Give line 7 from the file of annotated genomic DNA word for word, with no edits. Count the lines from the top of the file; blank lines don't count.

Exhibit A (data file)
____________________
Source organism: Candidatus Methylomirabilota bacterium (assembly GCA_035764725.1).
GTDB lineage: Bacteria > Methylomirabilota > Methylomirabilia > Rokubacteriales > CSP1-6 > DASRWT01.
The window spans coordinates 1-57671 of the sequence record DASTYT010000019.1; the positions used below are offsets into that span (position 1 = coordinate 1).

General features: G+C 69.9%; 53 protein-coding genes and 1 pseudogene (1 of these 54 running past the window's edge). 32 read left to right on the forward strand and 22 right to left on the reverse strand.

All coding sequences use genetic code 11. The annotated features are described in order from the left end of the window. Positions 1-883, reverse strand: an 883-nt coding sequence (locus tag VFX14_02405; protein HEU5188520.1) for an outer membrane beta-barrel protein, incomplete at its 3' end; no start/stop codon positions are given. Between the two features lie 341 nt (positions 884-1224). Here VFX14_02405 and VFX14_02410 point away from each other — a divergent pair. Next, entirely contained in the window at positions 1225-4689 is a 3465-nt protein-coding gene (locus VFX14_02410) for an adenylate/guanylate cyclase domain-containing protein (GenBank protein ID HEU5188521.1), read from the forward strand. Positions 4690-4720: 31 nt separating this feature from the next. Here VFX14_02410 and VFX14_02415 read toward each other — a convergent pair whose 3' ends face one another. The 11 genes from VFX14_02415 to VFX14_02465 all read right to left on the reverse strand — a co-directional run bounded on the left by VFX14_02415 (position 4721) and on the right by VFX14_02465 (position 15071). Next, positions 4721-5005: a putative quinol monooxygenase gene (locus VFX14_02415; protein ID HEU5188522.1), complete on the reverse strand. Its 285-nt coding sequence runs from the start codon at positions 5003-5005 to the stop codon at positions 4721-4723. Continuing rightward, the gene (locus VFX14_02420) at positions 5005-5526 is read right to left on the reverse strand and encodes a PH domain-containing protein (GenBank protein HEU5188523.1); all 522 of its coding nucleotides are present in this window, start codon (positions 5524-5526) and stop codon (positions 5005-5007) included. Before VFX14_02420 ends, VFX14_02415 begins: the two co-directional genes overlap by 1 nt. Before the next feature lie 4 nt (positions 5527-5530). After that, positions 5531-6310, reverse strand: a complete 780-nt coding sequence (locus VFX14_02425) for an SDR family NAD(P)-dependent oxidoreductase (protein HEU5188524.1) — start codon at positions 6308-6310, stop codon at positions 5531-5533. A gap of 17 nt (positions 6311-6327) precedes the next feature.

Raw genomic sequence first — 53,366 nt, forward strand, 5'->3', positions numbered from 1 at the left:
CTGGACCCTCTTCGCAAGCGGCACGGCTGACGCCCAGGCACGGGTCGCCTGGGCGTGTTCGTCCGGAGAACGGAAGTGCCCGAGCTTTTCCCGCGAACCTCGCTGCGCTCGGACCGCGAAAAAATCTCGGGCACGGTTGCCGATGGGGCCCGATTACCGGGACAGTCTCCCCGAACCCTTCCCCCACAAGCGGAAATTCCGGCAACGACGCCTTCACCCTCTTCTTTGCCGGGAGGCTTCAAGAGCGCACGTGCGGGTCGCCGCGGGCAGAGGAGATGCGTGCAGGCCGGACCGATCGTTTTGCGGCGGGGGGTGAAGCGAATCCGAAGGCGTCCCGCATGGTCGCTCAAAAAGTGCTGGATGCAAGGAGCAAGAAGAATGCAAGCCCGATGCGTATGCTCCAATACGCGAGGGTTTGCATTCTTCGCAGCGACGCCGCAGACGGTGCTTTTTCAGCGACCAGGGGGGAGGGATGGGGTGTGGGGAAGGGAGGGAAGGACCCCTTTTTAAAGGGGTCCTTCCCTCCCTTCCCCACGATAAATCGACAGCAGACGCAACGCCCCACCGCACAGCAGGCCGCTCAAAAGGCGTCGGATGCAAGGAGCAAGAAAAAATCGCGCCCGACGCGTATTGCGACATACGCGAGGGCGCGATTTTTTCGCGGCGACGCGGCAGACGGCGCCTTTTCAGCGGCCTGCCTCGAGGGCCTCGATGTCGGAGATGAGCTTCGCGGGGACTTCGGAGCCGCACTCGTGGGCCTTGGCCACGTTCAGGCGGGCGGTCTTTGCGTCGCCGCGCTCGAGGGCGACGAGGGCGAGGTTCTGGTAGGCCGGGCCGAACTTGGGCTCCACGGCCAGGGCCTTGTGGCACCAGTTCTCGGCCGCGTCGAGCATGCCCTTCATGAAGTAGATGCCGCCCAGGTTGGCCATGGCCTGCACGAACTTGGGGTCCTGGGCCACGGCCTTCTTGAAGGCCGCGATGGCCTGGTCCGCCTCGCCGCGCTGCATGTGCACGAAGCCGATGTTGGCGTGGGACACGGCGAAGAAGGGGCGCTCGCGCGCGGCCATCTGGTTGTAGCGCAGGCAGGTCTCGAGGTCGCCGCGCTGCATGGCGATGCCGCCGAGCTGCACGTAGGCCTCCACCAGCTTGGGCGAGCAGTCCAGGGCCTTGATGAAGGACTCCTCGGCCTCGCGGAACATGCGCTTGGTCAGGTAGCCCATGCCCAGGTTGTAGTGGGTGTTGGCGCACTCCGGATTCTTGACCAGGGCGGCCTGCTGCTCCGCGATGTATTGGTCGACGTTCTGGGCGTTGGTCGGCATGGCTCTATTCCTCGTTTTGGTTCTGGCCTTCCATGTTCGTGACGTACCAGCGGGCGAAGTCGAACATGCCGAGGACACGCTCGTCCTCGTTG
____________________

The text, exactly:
CTGGACCCTCTTCGCAAGCGGCACGGCTGACGCCCAGGCACGGGTCGCCTGGGCGTGTTCGTCCGGAGAACGGAAGTGCCCGAGCTTTTCCCGCGAACCTCGCTGCGCTCGGACCGCGAAAAAATCTCGGGCACGGTTGCCGATGGGGCCCGATTACCGGGACAGTCTCCCCGAACCCTTCCCCCACAAGCGGAAATTCCGGCAACGACGCCTTCACCCTCTTCTTTGCCGGGAGGCTTCAAGAGCGCACGTGCGGGTCGCCGCGGGCAGAGGAGATGCGTGCAGGCCGGACCGATCGTTTTGCGGCGGGGGGTGAAGCGAATCCGAAGGCGTCCCGCATGGTCGCTCAAAAAGTGCTGGATGCAAGGAGCAAGAAGAATGCAAGCCCGATGCGTATGCTCCAATACGCGAGGGTTTGCATTCTTCGCAGCGACGCCGCAGACGGTGCTTTTTCAGCGACCAGGGGGGAGGGATGGGGTGTGGGGAAGGGAGGGAAGGACCCCTTTTTAAAGGGGTCCTTCCCTCCCTTCCCCACGATAAATCGACAGCAGACGCAACGCCCCACCGCACAGCAGGCCGCTCAAAAGGCGTCGGATGCAAGGAGCAAGAAAAAATCGCGCCCGACGCGTATTGCGACATACGCGAGGGCGCGATTTTTTCGCGGCGACGCGGCAGACGGCGCCTTTTCAGCGGCCTGCCTCGAGGGCCTCGATGTCGGAGATGAGCTTCGCGGGGACTTCGGAGCCGCACTCGTGGGCCTTGGCCACGTTCAGGCGGGCGGTCTTTGCGTCGCCGCGCTCGAGGGCGACGAGGGCGAGGTTCTGGTAGGCCGGGCCGAACTTGGGCTCCACGGCCAGGGCCTTGTGGCACCAGTTCTCGGCCGCGTCGAGCATGCCCTTCATGAAGTAGATGCCGCCCAGGTTGGCCATGGCCTGCACGAACTTGGGGTCCTGGGCCACGGCCTTCTTGAAGGCCGCGATGGCCTGGTCCGCCTCGCCGCGCTGCATGTGCACGAAGCCGATGTTGGCGTGGGACACGGCGAAGAAGGGGCGCTCGCGCGCGGCCATCTGGTTGTAGCGCAGGCAGGTCTCGAGGTCGCCGCGCTGCATGGCGATGCCGCCGAGCTGCACGTAGGCCTCCACCAGCTTGGGCGAGCAGTCCAGGGCCTTGATGAAGGACTCCTCGGCCTCGCGGAACATGCGCTTGGTCAGGTAGCCCATGCCCAGGTTGTAGTGGGTGTTGGCGCACTCCGGATTCTTGACCAGGGCGGCCTGCTGCTCCGCGATGTATTGGTCGACGTTCTGGGCGTTGGTCGGCATGGCTCTATTCCTCGTTTTGGTTCTGGCCTTCCATGTTCGTGACGTACCAGCGGGCGAAGTCGAACATGCCGAGGACACGCTCGTCCTCGTTG